1. Wonderful, I’m so glad you found this post and will join in! Feel free to adapt the format and categories to suit you. I post on the last Monday of each month.

      It’s so nice to have libraries back open for browsing, isn’t it? I’m looking forward to Macneal’s new one: I thought The Doll Factory was terrific.


  4. I did not get on with Hot Stew so I’ll be interested to hear what you think of it. Unfortunate that N. Ishiguro’s short stories weren’t a hit either!

    Liked by 1 person

    1. I’m enjoying Hot Stew well enough, though I’m puzzled that it feels most like state-of-the-nation novels by men from ~10 years ago, e.g. A Week in December by Sebastian Faulks and Capital by John Lanchester. It’s not living up to my high expectations formed after reading Elmet.

      The Ishiguro has a trio of long linked fantasy stories that I skipped, so it might be more to your taste than mine.

      Liked by 1 person

      1. I found the morality and characterisation of Hot Stew to be very black and white. (It’s been compared to Dickens, and I hate Dickens, so that might be it!) It is a little reminiscent of A Week In December but I enjoyed reading that a lot more.


  5. We’ll agree to disagree on the Winman – I read it many years ago and loved it (because it made me laugh and cry, as my favourite books always do).

    Liked by 1 person

    1. I loved her more recent book, Tin Man, but I think her debut tried to do too much and there were a lot of threads not followed through plus quirkiness for the sake of it (one of my pet peeves). The other members of my book club generally enjoyed it, though.

      Liked by 1 person

  6. Look forward to your review of the Lockwood – I enjoyed it a lot more than I thought I would.

    Liked by 1 person

    1. I’m rounding up those three Women’s Prize longlistees tomorrow and making some predictions for the shortlist 🙂 I think it helped that I’d read Lockwood’s memoir and was accustomed to her sense of humour.

      Liked by 1 person

  7. I did not finish Luster – I just couldn’t believe in the main character. She was so self-destructive and then when the wife offered the place to live in their house I was like, “Nope! I’m out!” LOL.

    I also have Who Is Maud Dixon waiting to be checked out. I know almost nothing about it!

    Liked by 1 person

    1. Yes, that was my main problem with Luster — I just could not believe in that turn of events (or in her being attracted to this man at all). I did really admire the writing, though.

      I think Who Is Maud Dixon? is meant to be a Patricia Highsmith-style thriller. That’s why I’m reading it, anyway! I’m going to do a bit of a Highsmith binge as it’s her centenary this year.

      Liked by 1 person

      1. buriedinprint

        KK, well, the two of you have really got me curious about this one now!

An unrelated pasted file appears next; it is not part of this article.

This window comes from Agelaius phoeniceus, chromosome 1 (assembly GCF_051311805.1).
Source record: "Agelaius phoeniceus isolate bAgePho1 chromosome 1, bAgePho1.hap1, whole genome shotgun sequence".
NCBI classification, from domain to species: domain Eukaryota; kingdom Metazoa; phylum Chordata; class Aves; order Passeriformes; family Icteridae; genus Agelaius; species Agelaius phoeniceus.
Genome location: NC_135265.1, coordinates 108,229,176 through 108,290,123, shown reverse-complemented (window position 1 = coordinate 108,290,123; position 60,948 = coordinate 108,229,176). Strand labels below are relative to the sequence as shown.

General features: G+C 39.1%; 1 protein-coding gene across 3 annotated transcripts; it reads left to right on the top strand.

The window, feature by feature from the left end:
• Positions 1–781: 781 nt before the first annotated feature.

Liked by 1 person

  8. I was disappointed in When God was a Rabbit for all the reasons you mention and also because A Year of Marvellous Ways is a perennial favourite. I keep almost getting round to Tin Man and I’m keen to read Still Life which has just come out I think. I’ll be interested in your responses to the Helen Russell and Richard Cole books. Both are in my sights.

    Liked by 1 person

    1. I’d been unsure about A Year of Marvellous Ways, but perhaps I should give it a look. I think Still Life is out in June and I would certainly read that one.


    2. I’m not sure that Marvellous Ways would be your type of book. It resonates with me for very specific reasons. Still Life sounds a different book entirely from her earlier works.

      Liked by 1 person

      1. Good to know. You must enjoy her Cornwall settings, anyway. Still Life draws me for the art theme and Italian location. Also an intriguing reference to ‘the ghost of E.M. Forster’.

        Liked by 1 person

  9. I’ll be interested in your thoughts on Open Water, and the How to be Sad one which I think Paul C has just reviewed. Lovely library loot!

    Liked by 1 person

    1. I was thinking I would just skim the Russell, but seeing that Paul rated it so highly makes me want to read the whole thing. It looks denser (in terms of number of pages, type size and references/notes) than I might have expected.

      Liked by 1 person

  10. buriedinprint | Reply

    Normally there is so much overlap between our lists/queues/stacks that I couldn’t even begin to imagine pointing out all the connections, but not so much this time (I could count if I wasn’t so behind on reading your posts already LOL). Maybe there are more different dates between spring/fall with new books in Europe/NAmerica than I tend to think about. I’m looking forward to A Tall History of Sugar…hopefully I’m drawn in to the aspects that put you off! And I thought I was on hold for that Clare Chambers but, nope, another Clare. My duedates had gotten absolutely insane the past three weeks or so, but I’m finally catching up again and no longer have to worry about how many holds are arriving or how many new things cannot be renewed. Phew. (Not complaining…very lucky to have this “problem”!)